Microsoft has released Attack Surface Analyzer 1.0, a free tool that can help system administrators, IT security professionals or software developers understand how newly installed applications can affect the security of a Windows OS.
The tool scans for classes of known security weaknesses that can be introduced by the files, registry keys, services, Microsoft ActiveX controls and other parameters created or changed by new applications.
It can identify executable files, directories, registry keys, or processes with weak access control lists (ACLs). It can also flag processes that don’t mark memory regions as non-executable (NX), which could result in the bypassing of the Data Execution Prevention (DEP) Windows security feature. The tool also identifies services with fast restart times that could be attacked to bypass address space layout randomization (ASLR), as well as changes to the Windows Firewall rules or Internet Explorer security policies.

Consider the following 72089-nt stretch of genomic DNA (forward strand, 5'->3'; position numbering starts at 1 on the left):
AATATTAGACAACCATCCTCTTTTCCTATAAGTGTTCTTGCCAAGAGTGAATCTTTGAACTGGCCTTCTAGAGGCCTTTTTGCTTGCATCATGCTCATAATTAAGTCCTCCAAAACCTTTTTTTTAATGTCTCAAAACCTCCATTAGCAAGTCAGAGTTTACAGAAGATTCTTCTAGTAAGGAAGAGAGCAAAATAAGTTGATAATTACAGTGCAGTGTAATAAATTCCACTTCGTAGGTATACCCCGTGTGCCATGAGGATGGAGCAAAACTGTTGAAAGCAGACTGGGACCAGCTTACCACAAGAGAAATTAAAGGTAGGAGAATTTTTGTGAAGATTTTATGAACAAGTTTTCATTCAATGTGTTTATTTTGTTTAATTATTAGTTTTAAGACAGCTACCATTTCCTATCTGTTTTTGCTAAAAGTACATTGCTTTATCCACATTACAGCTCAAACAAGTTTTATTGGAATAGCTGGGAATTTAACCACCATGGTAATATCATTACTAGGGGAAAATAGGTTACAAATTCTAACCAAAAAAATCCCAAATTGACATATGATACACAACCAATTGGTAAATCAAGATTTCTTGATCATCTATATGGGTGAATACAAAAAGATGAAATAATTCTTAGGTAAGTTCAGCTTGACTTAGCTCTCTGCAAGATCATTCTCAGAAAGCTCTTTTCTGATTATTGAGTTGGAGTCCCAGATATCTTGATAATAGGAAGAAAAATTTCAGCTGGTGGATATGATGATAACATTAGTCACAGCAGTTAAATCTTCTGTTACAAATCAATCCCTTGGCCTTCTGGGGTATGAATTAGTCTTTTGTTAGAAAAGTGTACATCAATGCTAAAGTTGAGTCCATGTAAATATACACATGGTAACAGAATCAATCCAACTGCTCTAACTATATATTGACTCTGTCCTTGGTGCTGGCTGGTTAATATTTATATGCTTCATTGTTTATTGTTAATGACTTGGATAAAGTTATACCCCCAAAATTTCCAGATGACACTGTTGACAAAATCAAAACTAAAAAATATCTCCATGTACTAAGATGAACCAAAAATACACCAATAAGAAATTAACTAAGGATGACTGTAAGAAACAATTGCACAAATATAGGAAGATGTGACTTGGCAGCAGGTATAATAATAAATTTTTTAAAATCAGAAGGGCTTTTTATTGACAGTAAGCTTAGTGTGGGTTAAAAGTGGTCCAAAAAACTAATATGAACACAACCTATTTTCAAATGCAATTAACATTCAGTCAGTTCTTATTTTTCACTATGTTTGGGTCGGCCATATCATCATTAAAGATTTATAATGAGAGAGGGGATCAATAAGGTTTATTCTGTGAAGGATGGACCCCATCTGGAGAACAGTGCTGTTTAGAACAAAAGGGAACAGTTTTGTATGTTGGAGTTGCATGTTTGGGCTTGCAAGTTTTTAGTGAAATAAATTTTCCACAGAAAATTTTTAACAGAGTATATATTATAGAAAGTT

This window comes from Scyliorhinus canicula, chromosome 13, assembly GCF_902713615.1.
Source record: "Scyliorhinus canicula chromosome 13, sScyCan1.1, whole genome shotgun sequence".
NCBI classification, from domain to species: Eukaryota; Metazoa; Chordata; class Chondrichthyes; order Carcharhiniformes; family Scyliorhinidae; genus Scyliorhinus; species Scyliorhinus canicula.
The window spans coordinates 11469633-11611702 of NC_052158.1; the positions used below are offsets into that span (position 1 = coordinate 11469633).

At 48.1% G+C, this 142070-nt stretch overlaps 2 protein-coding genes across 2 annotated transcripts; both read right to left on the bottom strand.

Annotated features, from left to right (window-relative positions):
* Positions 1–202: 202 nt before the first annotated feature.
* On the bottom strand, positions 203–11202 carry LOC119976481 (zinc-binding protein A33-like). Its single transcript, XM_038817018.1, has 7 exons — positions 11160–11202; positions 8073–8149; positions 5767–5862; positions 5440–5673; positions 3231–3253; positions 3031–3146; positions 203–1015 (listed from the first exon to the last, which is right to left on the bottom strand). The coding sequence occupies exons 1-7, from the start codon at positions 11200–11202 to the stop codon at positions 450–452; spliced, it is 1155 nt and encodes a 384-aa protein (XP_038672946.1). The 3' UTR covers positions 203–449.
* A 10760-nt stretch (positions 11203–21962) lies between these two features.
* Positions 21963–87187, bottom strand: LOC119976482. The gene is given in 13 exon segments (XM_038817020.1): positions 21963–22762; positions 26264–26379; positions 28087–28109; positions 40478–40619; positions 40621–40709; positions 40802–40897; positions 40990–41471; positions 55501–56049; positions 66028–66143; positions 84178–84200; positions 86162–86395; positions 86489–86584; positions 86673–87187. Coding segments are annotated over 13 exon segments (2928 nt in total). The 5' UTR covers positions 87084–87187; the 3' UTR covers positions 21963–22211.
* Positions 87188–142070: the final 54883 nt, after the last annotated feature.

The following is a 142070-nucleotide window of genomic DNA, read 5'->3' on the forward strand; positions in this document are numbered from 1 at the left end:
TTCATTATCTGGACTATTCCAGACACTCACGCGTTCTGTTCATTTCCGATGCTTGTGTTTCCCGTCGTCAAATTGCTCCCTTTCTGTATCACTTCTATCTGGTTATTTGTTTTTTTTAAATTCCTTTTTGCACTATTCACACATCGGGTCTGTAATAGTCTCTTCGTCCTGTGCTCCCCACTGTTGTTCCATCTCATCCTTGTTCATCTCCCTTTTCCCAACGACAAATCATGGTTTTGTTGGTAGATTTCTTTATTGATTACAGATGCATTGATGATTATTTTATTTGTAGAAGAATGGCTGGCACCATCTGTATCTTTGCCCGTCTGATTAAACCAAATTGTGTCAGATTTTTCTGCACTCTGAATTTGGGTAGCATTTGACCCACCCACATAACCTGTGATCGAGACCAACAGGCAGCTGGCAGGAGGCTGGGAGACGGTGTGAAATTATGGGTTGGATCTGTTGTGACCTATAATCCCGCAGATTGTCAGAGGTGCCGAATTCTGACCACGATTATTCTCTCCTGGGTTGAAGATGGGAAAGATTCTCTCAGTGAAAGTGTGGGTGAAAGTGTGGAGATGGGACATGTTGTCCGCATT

These and many other weaknesses that the tool identifies can facilitate various types of attacks, including some that could allow attackers to gain control of the system, execute malicious code or gain access to sensitive data.
The tool is already being used by internal product groups at Microsoft and a public beta version has been available to download since January 2011. The 1.0 stable version released on Thursday contains significant performance enhancements and bug fixes.
“Through improvements in the code, we were able to reduce the number of false positives and improve Graphic User Interface performance,” the Microsoft Security Development Lifecycle (SDL) team said in a blog post. “This release also includes in-depth documentation and guidance to improve ease of use.”
The tool has 32-bit and 62-bit versions and supports Windows Vista and newer versions of Microsoft’s OS, including Windows 8 and Windows Server 2012 that hit the RTM (release to manufacturing) milestone on Tuesday.
Attack Surface Analyzer 1.0 is not compatible with the beta version of the tool, so existing users need to perform new “clean” system and post-application-installation scans — known as the baseline and product scans respectively.
Attack Surface Analyzer requires .NET Framework 4 or higher present on the system in order to compare and analyze scan results. However, performing the actual scans can be done from the command line interface without .NET Framework.